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    LMS 7217

    Clives Curiosities

    Railway Reflection No.1 – LMS 7217

    When British Railways was formed it inherited around 20,000 steam locomotives of all shapes and
    sizes. The oldest, and perhaps one of the more unusual of them was the one pictured here. This is
    LMS 7217 (later LMS 27217) a 0-4-2 saddle tank crane engine which survived to become British
    Railways 58865.

    Ordered by the North & South Western Junction Railway from Sharp Brothers, Atlas Works, Great
    Bridgewater Street, Manchester, the loco (built as a 0-4-0 saddle tank) was delivered during 1858.
    Located in West London, the N & SWJR was a short line linking the London & North Western at
    Willesden with the London & South Western at Brentford. The engine was, however, built to haul
    passenger trains on the N & SWJR branch line to Hammersmith.

    LMS 7217
    LMS 0-4-2 saddle tank crane engine 7217 at Devons Road (Bow) engine sheds. – Clive
    Hardy

    The N & SWJR was soon taken over by the North London Railway (where it carried the number 37)
    and some years later the NLR chief mechanical engineer, J C Park, had number 37 rebuilt as a 0-4-2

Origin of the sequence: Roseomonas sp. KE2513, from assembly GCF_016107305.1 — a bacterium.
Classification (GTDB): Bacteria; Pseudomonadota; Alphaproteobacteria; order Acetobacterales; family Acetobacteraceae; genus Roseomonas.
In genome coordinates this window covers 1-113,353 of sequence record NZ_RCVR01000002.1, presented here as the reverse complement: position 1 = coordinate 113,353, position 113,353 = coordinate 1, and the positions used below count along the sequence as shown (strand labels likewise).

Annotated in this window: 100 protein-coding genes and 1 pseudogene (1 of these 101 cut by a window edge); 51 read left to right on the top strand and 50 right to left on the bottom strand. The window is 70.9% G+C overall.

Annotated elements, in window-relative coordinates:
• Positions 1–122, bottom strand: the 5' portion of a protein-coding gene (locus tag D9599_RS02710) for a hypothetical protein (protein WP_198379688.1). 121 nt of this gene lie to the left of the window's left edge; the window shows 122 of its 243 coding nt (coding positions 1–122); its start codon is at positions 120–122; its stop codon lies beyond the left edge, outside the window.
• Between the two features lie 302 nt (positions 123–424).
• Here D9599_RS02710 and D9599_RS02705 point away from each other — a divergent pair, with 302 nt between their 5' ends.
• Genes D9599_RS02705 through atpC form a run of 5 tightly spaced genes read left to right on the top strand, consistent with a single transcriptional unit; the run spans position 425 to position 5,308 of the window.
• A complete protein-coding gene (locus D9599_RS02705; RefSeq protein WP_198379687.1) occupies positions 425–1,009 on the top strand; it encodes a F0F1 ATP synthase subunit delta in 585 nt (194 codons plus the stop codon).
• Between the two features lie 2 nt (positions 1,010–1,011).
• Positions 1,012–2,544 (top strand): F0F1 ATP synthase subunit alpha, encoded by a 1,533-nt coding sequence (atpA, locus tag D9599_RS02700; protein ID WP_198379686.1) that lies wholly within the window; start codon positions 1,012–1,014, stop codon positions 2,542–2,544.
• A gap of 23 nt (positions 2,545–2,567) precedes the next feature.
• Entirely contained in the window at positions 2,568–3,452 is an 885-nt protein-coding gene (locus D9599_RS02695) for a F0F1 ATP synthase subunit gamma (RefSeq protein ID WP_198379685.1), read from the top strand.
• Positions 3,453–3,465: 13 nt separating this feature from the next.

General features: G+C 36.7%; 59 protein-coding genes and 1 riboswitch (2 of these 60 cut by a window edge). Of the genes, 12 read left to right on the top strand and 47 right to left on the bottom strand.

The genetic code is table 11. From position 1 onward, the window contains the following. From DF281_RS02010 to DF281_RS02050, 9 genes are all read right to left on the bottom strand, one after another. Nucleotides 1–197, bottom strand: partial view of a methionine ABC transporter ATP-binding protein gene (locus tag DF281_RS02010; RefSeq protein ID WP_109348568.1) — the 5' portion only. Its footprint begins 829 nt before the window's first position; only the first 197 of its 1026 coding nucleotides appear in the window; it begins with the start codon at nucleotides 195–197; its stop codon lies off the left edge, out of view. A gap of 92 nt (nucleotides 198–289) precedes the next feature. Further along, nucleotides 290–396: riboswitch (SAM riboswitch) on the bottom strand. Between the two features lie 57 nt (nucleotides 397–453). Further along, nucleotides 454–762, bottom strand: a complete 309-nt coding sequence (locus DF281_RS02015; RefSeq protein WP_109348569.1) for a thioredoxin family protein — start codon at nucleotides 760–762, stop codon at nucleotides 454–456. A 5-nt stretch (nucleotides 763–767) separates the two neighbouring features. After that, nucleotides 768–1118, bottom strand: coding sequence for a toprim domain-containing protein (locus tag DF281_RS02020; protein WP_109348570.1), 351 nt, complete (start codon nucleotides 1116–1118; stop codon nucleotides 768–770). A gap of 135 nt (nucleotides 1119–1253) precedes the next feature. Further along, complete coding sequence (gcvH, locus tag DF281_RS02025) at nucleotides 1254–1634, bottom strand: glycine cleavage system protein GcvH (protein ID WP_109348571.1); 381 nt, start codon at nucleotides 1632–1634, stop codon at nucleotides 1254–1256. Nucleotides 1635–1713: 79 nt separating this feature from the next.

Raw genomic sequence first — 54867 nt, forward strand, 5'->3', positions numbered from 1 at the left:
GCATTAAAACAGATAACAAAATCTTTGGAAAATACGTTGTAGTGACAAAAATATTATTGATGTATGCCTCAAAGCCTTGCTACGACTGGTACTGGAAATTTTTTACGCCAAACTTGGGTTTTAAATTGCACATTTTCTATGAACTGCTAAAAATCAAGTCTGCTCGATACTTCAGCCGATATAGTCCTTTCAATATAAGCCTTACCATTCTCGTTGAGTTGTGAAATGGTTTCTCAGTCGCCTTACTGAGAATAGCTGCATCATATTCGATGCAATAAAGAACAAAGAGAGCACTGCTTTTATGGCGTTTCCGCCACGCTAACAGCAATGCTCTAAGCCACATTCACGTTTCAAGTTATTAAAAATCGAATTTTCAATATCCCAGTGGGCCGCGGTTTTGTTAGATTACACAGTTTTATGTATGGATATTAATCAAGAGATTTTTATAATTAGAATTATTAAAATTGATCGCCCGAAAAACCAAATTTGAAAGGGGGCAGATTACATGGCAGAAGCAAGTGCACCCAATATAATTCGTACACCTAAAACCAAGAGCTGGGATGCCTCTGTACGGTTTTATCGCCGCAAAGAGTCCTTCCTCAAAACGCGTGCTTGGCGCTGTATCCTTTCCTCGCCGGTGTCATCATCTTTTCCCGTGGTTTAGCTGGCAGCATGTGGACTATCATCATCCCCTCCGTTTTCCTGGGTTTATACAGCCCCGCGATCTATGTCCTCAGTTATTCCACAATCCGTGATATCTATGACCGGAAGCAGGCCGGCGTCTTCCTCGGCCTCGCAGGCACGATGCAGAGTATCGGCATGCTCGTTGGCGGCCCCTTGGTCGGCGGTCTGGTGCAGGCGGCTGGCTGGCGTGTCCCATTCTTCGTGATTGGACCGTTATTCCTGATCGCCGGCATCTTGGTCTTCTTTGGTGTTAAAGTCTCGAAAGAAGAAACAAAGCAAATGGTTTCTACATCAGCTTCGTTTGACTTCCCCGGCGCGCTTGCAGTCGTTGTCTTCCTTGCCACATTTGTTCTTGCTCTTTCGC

saddle tank crane engine at Bow Locomotive Works.

    The additional pair of wheels supported the weight of the crane. Though the crane could be rotated,
    the jib was in a fixed position in order to ensure stability.

    Crane engines could not only lift and move stuff around, but they could also carry out normal
    shunting duties. They tended to be employed around railway workshops. They were also used in
    industry.

    On 1 February 1909, the NLR was effectively absorbed into the London & North Western Railway
    (LNWR) and on 1 January 1923, the LNWR was merged into the London Midland & Scottish
    Railway (LMS).

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    In early February 1951, British Railways officially withdrew 58865 from service and by the end of the
    month it had been moved to Derby Locomotive Works. A couple of months later it was still in the
    Works yard though it had been covered with a tarpaulin. Any consideration of preserving the engine
    was given the thumbs down and it was cut up during October 1952.

    Railway Reflection No.1 - LMS 7217
    Written By

    Clive is our Transport and Railway writer, with years of experience he is a fount of knowledge on all things transport nostalgia.

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